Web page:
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Photo by © David Grooms/Clemson Sports Talk
Clemson Baseball

All Brakes, No Gas: Clemson fails to get out of its home Regional for third straight year

June 3, 2018

CLEMSON -- There was something kind of poetic in the way Vanderbilt swiftly ended Clemson’s season on Sunday night.

In the seventh inning, a tired Travis Marr came into pitch against Stephen Scott. A dark cloud had moved over left field and behind it was a purple and orange sunset.

As Marr wound up for the pitch, a lightning bolt streaked across the sunset sky. At the exact moment, Scott belted the sixth home run of the night for the Commodores with a thunderous swing that made you think Thor had appeared.

He touched home plate to give Vanderbilt a 12-5 lead and was greeted by his teammates. Heat lightning continued to flash, and Clemson fans started to head towards the exits.

The sun was setting on Clemson’s season. Monte Lee’s team that had been known for the long-ball was getting beaten at their own game.

The Commodores hit nine home runs to hammer Clemson 19-6 in what was the final game in the Clemson Regional. Nine. The only reason anyone could remember the number was because it tied an NCAA Tournament record for most home runs in a game.

Jordan Greene had the words “All Gas” written on his sleeve for Clemson’s opener against Morehead State to represent the aggressive, “all gas, no brakes” mentality of his team’s offense. In the end, it was all brakes as Clemson ran out of gas in front of its home fans for the third consecutive year.

“This is a tough loss, and they don’t get any tougher any time you lose a game to end the year in your home Regional,” Lee said. “To lose in the fashion that we did, to get beat the way we did, was extremely tough.”

It was an onslaught from the very start. Lee said after Clemson escaped the Red Storm that you can’t afford to give up two big innings and expect to win. By our count, Clemson gave up four as lightning struck again, and again, and again.

True freshman Spencer Strider needed to give his team all he could, but the theme of the weekend was Clemson’s lack of starting pitching. Not including Brooks Crawford’s start on Friday night, Clemson’s next three starters allowed a combined 11 earned runs in eight innings of work.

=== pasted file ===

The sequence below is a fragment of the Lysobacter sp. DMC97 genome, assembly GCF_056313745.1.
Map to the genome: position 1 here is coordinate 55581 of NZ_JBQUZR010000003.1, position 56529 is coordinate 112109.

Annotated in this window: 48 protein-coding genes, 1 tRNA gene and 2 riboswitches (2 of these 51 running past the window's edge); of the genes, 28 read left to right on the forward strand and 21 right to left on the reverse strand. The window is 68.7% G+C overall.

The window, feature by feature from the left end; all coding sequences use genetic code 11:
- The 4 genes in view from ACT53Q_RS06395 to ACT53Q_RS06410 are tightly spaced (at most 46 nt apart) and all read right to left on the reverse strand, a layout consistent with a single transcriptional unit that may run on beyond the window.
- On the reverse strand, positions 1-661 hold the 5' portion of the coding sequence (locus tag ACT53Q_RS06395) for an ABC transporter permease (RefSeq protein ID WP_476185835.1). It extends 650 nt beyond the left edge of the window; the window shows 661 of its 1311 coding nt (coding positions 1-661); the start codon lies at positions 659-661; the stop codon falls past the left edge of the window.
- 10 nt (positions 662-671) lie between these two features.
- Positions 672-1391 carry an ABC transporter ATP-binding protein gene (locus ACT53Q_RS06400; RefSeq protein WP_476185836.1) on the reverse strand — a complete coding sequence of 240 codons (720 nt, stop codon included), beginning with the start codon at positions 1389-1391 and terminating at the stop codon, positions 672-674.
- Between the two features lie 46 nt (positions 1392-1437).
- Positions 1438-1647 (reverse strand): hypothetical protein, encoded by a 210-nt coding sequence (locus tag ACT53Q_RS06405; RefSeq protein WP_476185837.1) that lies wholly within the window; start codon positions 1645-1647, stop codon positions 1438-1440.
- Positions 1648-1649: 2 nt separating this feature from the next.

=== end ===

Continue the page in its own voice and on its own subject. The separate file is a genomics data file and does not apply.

Strider only lasted 2.1 innings, allowing four hits, three of them being home runs, and gave up five runs.

When all was said and done, Saturday night’s loss proved to be a killer as Clemson simply ran out of arms.

“Strider needed to go deep. That’s the bottom line,” Lee said. “You’re not going to win a lot of baseball games when you take your starting pitcher out three out of the four games as early as we did. It’s tough to do because you are having to pitch and stretch guys out who are used to throwing one or two innings.”

Clemson had its chances, though and with all of its struggles still could have taken the lead with one swing when the bases were loaded in the bottom of the fifth. Logan Davidson and Seth Beer stepped to the plate with one out but stranded all three runners to end the inning.

Vanderbilt would load the bases the very next inning and take advantage of its opportunity. Connor Kaiser, the Regional’s Most Valuable Player, smacked a grand slam to open the floodgates. His ten RBIs also tied an NCAA Tournament record.

If Clemson was going to go down, it was going to go down swinging. All-Region catcher Kyle Wilkie made sure of it as he hit a two-run home run in the 6h inning. He’ll carry a 28-game hit streak into next season as one of Clemson’s captains.

But Vanderbilt answered everything Clemson threw, and a Regional championship turned into a curtain call for many of Clemson’s seniors and players who were heading to the MLB Draft.

Beer got the final at-bat of the night. The fans left in Doug Kingsmore Stadium stood the entire time as he flew out to left field to end his Clemson career and his team's season.

“We weren’t the team that played the best and Vanderbilt was,” Lee added. “They were the better team. I don’t know what else I could say about it.”

A season-ending loss is always a difficult pill to swallow, especially losing in a home Regional to the same team as the year before. There are sure to be frustrations from the fan base after failing to get to a Super Regional for the eighth consecutive season and falling at home for the third straight year.

But Lee wanted to defend the players on this year's team and make sure everyone knew that this loss wasn’t indicative of the year Clemson had.

He started listing off accomplishments: 47 wins, Atlantic division champions, a home Regional, 16 one-run wins (a school record), and 98 home runs. He made sure the players got the respect they rightfully deserve.

“It did not end the way we wanted it to end… Yes, it was tough for all of us,” Lee said. “But give our guys the credit they are due.”

Lee then defended the makeup of his team and had nothing but the best things to say about the players who are leaving and the mark they’ve left on Clemson’s program. Two seats to his left sat Chris Williams, who hit a home run in his final game.

Williams decided to come back to Clemson for one more year when he could have been a quality draft pick a season ago. He was fighting back tears knowing his career at Clemson had just ended.

“My past three years here have been nothing short of amazing. I’m extremely grateful to have had this opportunity to have come to such an amazing school here in Clemson,” Williams said.

“I wouldn’t trade anything for it. Today was a little disappointing, but there is nothing to be disappointed about."

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